[8] Stephen Herzog, “Revisiting the Estonian Cyber Attacks,” 51.  Although an IP address can be traced to a country with 99% accuracy and to a specific city with 90-96% accuracy, putting a name to the IP address often requires cooperation from law enforcement and the Internet Service Provider.  See David Clark and Susan Landau Harvard National Security Journal, vol 2, issue 2 (2011): 334, in HeinOnline (accessed December 12, 2012)

[9] Michael Schmitt et al, Tallinn Manual on the International Law Applicable to Cyber Warfare, (Tallinn, Estonia: Cooperative Cyber Defence Centre of Excellence, 2013): 33.

[10] Steve Mansfield-Devine, “Estonia: what doesn’t kill you.”

[11] Michael Schmitt et al, Tallin Manual, 34.

[12] Steve Mansfield-Devine, “Estonia: what doesn’t kill you.”

[13] Wyatt Kash, “Lessons from the Cyberattacks on Estonia,” Government Computer News, June 13, 2008, (accessed January 8, 2013)

[14] David J. Smith, “Russian Cyber Operations,” July 2012, Potomac Institute Cyber Center Online, 1: (accessed January 9, 2013)

[15] Jeffrey Carr, “The War That We Don’t Recognize Is the War We Lose,” July 13, 2010, Forbes Online,  (accessed January 14, 2013)

[16] Roland Heikerö, “Emerging Cyber Threats and Russian Views on Information Warfare and Information Operations,” March 2010, Swedish Defense Research Agency,  (accessed January 13, 2013)

[17] David J. Smith, “Russian Cyber Operations,” 3.

[18] “Russia becomes WTO member after 18 years of talks,” December 16, 2011, BBC News: Business Online, (accessed January 14, 2013)

[19] Kertu Ruus, “Cyber War I: Estonia Attacked from Russia,: (accessed January 14, 2013)

[20] Michael Schmitt et al, Tallinn Manual, 163. (accessed January 14, 2013)

[21] Calculated with a 19 May 2007 date.  See X-Rates Online,  (accessed January 9, 2013)

[22] Calculated with Estonian GDP at $21.279 billion and US GDP of $13.811 trillion.  See geohive Global Economy, (accessed January 9, 2013)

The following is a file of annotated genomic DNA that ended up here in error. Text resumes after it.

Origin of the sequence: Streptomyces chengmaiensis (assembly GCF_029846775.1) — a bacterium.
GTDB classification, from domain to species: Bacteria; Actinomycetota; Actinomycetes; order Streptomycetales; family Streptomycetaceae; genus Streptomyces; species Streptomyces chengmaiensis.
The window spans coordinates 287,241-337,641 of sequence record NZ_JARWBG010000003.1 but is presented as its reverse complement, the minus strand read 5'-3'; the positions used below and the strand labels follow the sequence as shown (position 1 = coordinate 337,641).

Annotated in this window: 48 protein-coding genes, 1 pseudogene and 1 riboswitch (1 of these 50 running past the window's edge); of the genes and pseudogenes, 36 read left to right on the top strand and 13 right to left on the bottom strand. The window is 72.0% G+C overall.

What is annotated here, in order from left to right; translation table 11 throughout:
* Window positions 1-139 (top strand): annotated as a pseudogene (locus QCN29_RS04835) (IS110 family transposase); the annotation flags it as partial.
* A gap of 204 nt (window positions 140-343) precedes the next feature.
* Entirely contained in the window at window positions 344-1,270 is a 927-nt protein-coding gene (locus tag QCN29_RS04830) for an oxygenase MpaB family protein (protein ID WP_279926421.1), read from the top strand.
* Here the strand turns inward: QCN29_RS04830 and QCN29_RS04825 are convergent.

[23] Compiled from Arizona’s 2007 Gross State Product (GSP) of $259.2 billion.  See US Government Revenue, January 9, 2013, (accessed January 9, 2013)

[24] Jeremy Kirk, “Estonia Recovers from Massive DDoS Attack: Denial-of-service onslaught may have Russian origins,” May 17, 2007, ComputerWorld Online, (accessed January 14, 2013)


Categories: Russia - NATO - Estonia - cyber

About the Author(s)

Colonel Casimir C. Carey III is the 2012-13 Army War College Fellow at Syracuse University’s Institute for National Security and Counterterrorism.  He is a military intelligence officer with over 23 years of commissioned service and three years of overseas deployments:  Operation Desert Shield / Desert Storm in Saudi Arabia, Iraq, and Kuwait; Operation Iraqi Freedom in Baghdad, Iraq; deployment to Doha, Qatar; and Operation Enduring Freedom in Kandahar, Afghanistan.  Although his lieutenant years were spent in Germany as a tank platoon leader and support platoon leader, he has since maintained a balance between intelligence collection and analytical assignments. Colonel Carey completed his Bachelor of Arts degree at the University of Wisconsin – Whitewater and a Master of Arts at Northern Illinois University.  He taught at the United States Military Academy at West Point, New York, for three years and was appointed an Assistant Professor by the Dean of the Academic Board in 2002. 


Mark Pyruz

Wed, 03/27/2013 - 4:40am

It's difficult to get behind the Colonel's call for the international community to hold Russia accountable for cyber activities, where our own American (and Israeli) cyber activities have been termed an "act of force" with regards to Stuxnet.

Clearly a credibility gap exists, all the way around.